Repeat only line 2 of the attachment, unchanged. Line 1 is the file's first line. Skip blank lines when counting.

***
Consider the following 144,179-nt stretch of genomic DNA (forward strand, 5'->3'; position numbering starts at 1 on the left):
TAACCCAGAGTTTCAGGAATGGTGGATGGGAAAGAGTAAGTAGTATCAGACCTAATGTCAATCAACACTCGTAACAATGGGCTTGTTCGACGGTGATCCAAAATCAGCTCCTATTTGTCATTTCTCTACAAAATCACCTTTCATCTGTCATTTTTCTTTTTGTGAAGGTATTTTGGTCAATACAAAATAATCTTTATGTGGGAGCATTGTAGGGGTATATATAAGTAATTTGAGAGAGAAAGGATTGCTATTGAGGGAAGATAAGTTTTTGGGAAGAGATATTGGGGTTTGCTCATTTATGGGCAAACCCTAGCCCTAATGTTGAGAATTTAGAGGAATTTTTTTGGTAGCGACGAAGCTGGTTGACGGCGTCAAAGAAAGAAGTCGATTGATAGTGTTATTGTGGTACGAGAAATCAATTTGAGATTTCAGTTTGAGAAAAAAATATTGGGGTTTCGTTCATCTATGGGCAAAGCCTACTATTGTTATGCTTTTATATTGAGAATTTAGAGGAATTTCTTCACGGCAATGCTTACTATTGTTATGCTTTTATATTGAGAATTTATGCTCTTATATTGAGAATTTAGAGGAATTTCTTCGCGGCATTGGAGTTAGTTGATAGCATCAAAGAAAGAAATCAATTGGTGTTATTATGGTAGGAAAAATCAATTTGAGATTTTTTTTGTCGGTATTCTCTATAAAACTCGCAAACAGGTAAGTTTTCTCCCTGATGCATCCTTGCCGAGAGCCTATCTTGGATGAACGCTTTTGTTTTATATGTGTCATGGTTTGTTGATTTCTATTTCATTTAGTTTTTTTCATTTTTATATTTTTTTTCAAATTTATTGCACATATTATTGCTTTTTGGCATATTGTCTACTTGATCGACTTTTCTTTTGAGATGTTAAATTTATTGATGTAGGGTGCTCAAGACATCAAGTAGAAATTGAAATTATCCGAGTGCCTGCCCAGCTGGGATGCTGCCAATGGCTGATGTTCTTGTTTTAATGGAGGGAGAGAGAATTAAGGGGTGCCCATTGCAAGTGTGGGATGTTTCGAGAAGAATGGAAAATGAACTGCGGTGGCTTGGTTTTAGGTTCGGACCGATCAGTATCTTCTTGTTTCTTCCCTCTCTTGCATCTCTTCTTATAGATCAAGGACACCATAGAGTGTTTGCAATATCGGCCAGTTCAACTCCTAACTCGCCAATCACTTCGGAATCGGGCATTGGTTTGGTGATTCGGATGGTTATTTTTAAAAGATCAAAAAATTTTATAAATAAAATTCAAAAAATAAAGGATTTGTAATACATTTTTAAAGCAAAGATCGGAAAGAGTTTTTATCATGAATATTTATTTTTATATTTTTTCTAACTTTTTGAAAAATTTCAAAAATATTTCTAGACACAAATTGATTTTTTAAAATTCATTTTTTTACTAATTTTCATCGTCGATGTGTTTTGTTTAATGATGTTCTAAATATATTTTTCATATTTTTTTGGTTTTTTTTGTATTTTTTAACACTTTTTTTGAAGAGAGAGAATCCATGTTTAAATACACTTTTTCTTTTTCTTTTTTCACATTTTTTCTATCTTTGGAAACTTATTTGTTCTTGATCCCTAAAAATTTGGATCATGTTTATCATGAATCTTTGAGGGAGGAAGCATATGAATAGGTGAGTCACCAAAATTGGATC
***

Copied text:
TAACCCAGAGTTTCAGGAATGGTGGATGGGAAAGAGTAAGTAGTATCAGACCTAATGTCAATCAACACTCGTAACAATGGGCTTGTTCGACGGTGATCCAAAATCAGCTCCTATTTGTCATTTCTCTACAAAATCACCTTTCATCTGTCATTTTTCTTTTTGTGAAGGTATTTTGGTCAATACAAAATAATCTTTATGTGGGAGCATTGTAGGGGTATATATAAGTAATTTGAGAGAGAAAGGATTGCTATTGAGGGAAGATAAGTTTTTGGGAAGAGATATTGGGGTTTGCTCATTTATGGGCAAACCCTAGCCCTAATGTTGAGAATTTAGAGGAATTTTTTTGGTAGCGACGAAGCTGGTTGACGGCGTCAAAGAAAGAAGTCGATTGATAGTGTTATTGTGGTACGAGAAATCAATTTGAGATTTCAGTTTGAGAAAAAAATATTGGGGTTTCGTTCATCTATGGGCAAAGCCTACTATTGTTATGCTTTTATATTGAGAATTTAGAGGAATTTCTTCACGGCAATGCTTACTATTGTTATGCTTTTATATTGAGAATTTATGCTCTTATATTGAGAATTTAGAGGAATTTCTTCGCGGCATTGGAGTTAGTTGATAGCATCAAAGAAAGAAATCAATTGGTGTTATTATGGTAGGAAAAATCAATTTGAGATTTTTTTTGTCGGTATTCTCTATAAAACTCGCAAACAGGTAAGTTTTCTCCCTGATGCATCCTTGCCGAGAGCCTATCTTGGATGAACGCTTTTGTTTTATATGTGTCATGGTTTGTTGATTTCTATTTCATTTAGTTTTTTTCATTTTTATATTTTTTTTCAAATTTATTGCACATATTATTGCTTTTTGGCATATTGTCTACTTGATCGACTTTTCTTTTGAGATGTTAAATTTATTGATGTAGGGTGCTCAAGACATCAAGTAGAAATTGAAATTATCCGAGTGCCTGCCCAGCTGGGATGCTGCCAATGGCTGATGTTCTTGTTTTAATGGAGGGAGAGAGAATTAAGGGGTGCCCATTGCAAGTGTGGGATGTTTCGAGAAGAATGGAAAATGAACTGCGGTGGCTTGGTTTTAGGTTCGGACCGATCAGTATCTTCTTGTTTCTTCCCTCTCTTGCATCTCTTCTTATAGATCAAGGACACCATAGAGTGTTTGCAATATCGGCCAGTTCAACTCCTAACTCGCCAATCACTTCGGAATCGGGCATTGGTTTGGTGATTCGGATGGTTATTTTTAAAAGATCAAAAAATTTTATAAATAAAATTCAAAAAATAAAGGATTTGTAATACATTTTTAAAGCAAAGATCGGAAAGAGTTTTTATCATGAATATTTATTTTTATATTTTTTCTAACTTTTTGAAAAATTTCAAAAATATTTCTAGACACAAATTGATTTTTTAAAATTCATTTTTTTACTAATTTTCATCGTCGATGTGTTTTGTTTAATGATGTTCTAAATATATTTTTCATATTTTTTTGGTTTTTTTTGTATTTTTTAACACTTTTTTTGAAGAGAGAGAATCCATGTTTAAATACACTTTTTCTTTTTCTTTTTTCACATTTTTTCTATCTTTGGAAACTTATTTGTTCTTGATCCCTAAAAATTTGGATCATGTTTATCATGAATCTTTGAGGGAGGAAGCATATGAATAGGTGAGTCACCAAAATTGGATC